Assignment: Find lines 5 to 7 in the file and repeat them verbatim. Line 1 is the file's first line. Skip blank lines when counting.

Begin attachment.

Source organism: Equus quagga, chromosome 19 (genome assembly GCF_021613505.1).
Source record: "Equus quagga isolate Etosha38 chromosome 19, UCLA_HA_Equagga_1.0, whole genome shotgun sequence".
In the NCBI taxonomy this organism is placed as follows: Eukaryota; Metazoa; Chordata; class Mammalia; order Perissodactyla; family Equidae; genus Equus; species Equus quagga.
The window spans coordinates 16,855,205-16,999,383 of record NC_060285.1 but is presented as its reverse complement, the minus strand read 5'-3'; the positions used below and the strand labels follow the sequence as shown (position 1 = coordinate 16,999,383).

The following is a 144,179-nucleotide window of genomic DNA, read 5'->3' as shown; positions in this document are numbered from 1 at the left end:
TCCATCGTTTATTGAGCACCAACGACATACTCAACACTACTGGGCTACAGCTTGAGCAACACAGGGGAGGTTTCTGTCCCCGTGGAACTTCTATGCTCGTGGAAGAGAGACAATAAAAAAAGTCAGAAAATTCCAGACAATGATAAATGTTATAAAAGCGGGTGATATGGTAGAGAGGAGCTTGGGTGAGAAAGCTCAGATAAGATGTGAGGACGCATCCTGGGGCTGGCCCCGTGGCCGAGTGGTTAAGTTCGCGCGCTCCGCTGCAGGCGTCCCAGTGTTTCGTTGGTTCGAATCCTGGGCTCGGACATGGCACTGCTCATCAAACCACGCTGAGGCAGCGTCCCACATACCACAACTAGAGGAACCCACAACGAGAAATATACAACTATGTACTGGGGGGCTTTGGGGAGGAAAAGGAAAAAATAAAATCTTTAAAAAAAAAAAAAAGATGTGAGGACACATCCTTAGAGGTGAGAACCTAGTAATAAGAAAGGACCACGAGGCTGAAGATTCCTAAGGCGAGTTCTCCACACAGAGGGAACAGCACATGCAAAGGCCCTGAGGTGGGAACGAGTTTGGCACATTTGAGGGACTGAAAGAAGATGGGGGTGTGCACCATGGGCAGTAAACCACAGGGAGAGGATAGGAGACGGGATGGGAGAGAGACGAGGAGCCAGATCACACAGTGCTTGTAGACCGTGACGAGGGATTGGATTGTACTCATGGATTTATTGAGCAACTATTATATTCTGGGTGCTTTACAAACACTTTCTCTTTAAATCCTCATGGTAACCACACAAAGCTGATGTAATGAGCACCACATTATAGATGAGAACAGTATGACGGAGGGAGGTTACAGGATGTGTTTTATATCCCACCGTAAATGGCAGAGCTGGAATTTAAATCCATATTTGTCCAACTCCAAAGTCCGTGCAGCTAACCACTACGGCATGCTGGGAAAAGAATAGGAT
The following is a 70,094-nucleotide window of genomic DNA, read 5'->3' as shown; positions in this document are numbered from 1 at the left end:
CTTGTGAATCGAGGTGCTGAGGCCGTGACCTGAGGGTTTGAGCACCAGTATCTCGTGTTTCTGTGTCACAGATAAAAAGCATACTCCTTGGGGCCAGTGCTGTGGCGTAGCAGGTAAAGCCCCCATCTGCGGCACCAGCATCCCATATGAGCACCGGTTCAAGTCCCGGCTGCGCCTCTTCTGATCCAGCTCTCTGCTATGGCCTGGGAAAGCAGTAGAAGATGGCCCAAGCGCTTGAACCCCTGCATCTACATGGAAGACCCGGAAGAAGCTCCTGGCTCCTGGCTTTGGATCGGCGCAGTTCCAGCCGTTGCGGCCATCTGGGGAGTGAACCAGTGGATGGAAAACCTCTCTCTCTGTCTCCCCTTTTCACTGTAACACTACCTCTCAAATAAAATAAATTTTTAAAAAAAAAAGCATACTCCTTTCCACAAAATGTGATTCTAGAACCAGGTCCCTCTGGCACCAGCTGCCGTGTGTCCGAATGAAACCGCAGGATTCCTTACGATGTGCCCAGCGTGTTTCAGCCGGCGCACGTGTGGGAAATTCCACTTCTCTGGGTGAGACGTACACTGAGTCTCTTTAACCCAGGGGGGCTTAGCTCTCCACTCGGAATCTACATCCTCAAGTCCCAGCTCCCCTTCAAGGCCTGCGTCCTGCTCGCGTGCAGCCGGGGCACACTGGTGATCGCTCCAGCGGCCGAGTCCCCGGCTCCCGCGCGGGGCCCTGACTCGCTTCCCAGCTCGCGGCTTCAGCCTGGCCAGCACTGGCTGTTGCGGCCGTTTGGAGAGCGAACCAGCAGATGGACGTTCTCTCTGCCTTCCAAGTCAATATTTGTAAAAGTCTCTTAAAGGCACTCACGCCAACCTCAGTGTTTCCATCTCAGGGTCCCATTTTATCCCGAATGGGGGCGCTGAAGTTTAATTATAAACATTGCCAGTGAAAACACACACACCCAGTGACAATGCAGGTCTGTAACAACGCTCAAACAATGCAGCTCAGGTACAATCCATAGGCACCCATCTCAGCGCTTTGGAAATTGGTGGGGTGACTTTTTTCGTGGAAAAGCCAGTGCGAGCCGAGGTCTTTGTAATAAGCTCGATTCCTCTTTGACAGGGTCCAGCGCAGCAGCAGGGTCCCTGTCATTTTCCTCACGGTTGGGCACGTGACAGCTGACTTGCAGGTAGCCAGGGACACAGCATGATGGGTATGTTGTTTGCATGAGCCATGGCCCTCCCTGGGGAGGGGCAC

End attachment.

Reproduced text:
The following is a 144,179-nucleotide window of genomic DNA, read 5'->3' as shown; positions in this document are numbered from 1 at the left end:
TCCATCGTTTATTGAGCACCAACGACATACTCAACACTACTGGGCTACAGCTTGAGCAACACAGGGGAGGTTTCTGTCCCCGTGGAACTTCTATGCTCGTGGAAGAGAGACAATAAAAAAAGTCAGAAAATTCCAGACAATGATAAATGTTATAAAAGCGGGTGATATGGTAGAGAGGAGCTTGGGTGAGAAAGCTCAGATAAGATGTGAGGACGCATCCTGGGGCTGGCCCCGTGGCCGAGTGGTTAAGTTCGCGCGCTCCGCTGCAGGCGTCCCAGTGTTTCGTTGGTTCGAATCCTGGGCTCGGACATGGCACTGCTCATCAAACCACGCTGAGGCAGCGTCCCACATACCACAACTAGAGGAACCCACAACGAGAAATATACAACTATGTACTGGGGGGCTTTGGGGAGGAAAAGGAAAAAATAAAATCTTTAAAAAAAAAAAAAAGATGTGAGGACACATCCTTAGAGGTGAGAACCTAGTAATAAGAAAGGACCACGAGGCTGAAGATTCCTAAGGCGAGTTCTCCACACAGAGGGAACAGCACATGCAAAGGCCCTGAGGTGGGAACGAGTTTGGCACATTTGAGGGACTGAAAGAAGATGGGGGTGTGCACCATGGGCAGTAAACCACAGGGAGAGGATAGGAGACGGGATGGGAGAGAGACGAGGAGCCAGATCACACAGTGCTTGTAGACCGTGACGAGGGATTGGATTGTACTCATGGATTTATTGAGCAACTATTATATTCTGGGTGCTTTACAAACACTTTCTCTTTAAATCCTCATGGTAACCACACAAAGCTGATGTAATGAGCACCACATTATAGATGAGAACAGTATGACGGAGGGAGGTTACAGGATGTGTTTTATATCCCACCGTAAATGGCAGAGCTGGAATTTAAATCCATATTTGTCCAACTCCAAAGTCCGTGCAGCTAACCACTACGGCATGCTGGGAAAAGAATAGGAT
The following is a 70,094-nucleotide window of genomic DNA, read 5'->3' as shown; positions in this document are numbered from 1 at the left end: